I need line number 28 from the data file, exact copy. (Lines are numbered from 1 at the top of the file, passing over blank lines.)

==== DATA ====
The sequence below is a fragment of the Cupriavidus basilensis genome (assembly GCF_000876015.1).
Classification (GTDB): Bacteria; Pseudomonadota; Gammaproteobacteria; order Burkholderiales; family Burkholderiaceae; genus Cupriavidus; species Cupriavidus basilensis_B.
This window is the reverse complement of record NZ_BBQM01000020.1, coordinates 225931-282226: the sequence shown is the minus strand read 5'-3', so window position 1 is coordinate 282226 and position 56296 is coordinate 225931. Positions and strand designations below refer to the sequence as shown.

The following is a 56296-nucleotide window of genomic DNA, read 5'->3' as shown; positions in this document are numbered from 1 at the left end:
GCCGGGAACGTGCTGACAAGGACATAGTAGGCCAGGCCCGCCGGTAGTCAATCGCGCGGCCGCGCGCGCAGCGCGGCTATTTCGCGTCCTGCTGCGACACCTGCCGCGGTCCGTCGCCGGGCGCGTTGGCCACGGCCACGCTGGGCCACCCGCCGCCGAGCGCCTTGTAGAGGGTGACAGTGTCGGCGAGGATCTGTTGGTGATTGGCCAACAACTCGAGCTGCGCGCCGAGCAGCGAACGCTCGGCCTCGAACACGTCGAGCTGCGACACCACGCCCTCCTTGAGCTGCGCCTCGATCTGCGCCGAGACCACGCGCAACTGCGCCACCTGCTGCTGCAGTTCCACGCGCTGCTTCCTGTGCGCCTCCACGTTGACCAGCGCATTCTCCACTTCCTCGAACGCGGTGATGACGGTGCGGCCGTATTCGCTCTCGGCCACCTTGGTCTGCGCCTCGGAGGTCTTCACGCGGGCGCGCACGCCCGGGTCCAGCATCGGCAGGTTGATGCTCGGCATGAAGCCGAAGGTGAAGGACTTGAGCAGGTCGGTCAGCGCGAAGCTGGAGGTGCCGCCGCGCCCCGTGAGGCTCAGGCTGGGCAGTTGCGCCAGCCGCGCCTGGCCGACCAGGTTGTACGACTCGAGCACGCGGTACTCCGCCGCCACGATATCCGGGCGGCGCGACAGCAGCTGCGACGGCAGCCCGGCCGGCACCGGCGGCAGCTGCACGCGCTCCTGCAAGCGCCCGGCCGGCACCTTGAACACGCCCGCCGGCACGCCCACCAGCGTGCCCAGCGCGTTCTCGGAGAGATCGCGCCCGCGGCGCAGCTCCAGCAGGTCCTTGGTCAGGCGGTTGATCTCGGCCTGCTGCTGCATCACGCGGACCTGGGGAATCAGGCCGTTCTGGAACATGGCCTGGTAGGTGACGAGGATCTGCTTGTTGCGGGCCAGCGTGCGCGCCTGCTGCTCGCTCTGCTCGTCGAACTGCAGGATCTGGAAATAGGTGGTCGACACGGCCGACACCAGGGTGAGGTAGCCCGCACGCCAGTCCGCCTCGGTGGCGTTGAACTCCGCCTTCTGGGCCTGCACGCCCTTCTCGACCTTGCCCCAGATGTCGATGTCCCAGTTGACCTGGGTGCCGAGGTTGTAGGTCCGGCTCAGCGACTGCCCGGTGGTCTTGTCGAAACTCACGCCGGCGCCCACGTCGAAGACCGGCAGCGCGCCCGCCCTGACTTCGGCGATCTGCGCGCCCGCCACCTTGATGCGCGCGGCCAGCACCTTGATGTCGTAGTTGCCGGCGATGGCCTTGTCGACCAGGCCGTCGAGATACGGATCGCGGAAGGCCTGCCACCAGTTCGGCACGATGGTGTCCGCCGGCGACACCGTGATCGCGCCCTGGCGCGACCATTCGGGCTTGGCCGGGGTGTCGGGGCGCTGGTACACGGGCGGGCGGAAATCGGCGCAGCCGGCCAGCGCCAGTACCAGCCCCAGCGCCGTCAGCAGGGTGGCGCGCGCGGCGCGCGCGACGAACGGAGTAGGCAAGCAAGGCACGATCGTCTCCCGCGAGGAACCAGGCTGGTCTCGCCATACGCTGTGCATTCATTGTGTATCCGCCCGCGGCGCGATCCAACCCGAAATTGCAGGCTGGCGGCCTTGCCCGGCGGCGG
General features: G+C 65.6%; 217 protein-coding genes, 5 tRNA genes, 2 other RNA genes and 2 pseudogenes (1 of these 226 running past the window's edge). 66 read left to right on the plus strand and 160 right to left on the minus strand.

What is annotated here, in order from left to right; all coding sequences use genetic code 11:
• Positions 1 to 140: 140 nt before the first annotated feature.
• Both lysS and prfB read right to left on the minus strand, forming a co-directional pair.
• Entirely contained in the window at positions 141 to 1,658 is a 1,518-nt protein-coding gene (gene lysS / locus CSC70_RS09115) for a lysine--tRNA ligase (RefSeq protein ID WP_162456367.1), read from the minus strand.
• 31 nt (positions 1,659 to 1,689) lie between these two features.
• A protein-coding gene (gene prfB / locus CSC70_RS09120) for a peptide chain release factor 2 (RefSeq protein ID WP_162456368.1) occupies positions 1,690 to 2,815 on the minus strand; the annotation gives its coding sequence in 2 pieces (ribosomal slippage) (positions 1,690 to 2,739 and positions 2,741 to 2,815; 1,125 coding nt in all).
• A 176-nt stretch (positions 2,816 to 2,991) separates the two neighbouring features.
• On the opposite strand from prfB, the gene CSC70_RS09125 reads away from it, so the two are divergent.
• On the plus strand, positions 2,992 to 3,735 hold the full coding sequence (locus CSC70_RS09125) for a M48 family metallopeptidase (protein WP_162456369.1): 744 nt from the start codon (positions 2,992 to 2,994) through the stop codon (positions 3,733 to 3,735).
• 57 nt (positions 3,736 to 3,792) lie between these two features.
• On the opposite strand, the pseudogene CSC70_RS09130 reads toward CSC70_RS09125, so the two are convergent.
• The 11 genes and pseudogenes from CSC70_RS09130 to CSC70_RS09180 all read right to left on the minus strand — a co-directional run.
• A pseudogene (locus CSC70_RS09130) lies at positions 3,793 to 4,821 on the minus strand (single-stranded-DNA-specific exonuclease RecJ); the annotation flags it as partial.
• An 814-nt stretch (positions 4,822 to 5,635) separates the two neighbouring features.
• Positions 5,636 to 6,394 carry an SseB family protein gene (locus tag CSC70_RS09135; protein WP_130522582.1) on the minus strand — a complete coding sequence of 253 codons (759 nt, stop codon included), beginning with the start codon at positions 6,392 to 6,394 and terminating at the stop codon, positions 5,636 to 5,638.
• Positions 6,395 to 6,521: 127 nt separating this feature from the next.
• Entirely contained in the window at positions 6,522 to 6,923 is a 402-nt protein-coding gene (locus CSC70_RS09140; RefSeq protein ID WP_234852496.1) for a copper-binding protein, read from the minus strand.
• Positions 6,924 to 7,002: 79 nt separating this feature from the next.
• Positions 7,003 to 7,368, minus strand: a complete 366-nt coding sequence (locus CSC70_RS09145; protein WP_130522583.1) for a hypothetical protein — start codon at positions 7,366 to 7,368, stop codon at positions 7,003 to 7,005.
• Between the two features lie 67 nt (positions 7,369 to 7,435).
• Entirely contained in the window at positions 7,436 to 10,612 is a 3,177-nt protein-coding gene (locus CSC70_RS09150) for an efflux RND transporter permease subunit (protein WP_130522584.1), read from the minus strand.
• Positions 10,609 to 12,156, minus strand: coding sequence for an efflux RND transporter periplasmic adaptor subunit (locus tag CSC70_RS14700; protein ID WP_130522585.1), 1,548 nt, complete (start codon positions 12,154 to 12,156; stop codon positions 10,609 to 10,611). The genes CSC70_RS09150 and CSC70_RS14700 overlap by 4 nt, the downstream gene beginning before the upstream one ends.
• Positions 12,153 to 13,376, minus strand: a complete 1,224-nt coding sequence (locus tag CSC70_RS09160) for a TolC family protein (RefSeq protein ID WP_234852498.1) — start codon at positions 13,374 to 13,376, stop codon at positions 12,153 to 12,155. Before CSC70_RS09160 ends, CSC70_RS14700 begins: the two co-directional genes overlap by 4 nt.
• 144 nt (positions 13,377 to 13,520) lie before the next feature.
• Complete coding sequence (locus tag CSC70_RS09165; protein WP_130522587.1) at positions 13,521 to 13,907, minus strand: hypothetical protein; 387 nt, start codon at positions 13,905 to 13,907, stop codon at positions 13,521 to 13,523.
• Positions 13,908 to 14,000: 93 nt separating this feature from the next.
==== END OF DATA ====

• Positions 10,609 to 12,156, minus strand: coding sequence for an efflux RND transporter periplasmic adaptor subunit (locus tag CSC70_RS14700; protein ID WP_130522585.1), 1,548 nt, complete (start codon positions 12,154 to 12,156; stop codon positions 10,609 to 10,611). The genes CSC70_RS09150 and CSC70_RS14700 overlap by 4 nt, the downstream gene beginning before the upstream one ends.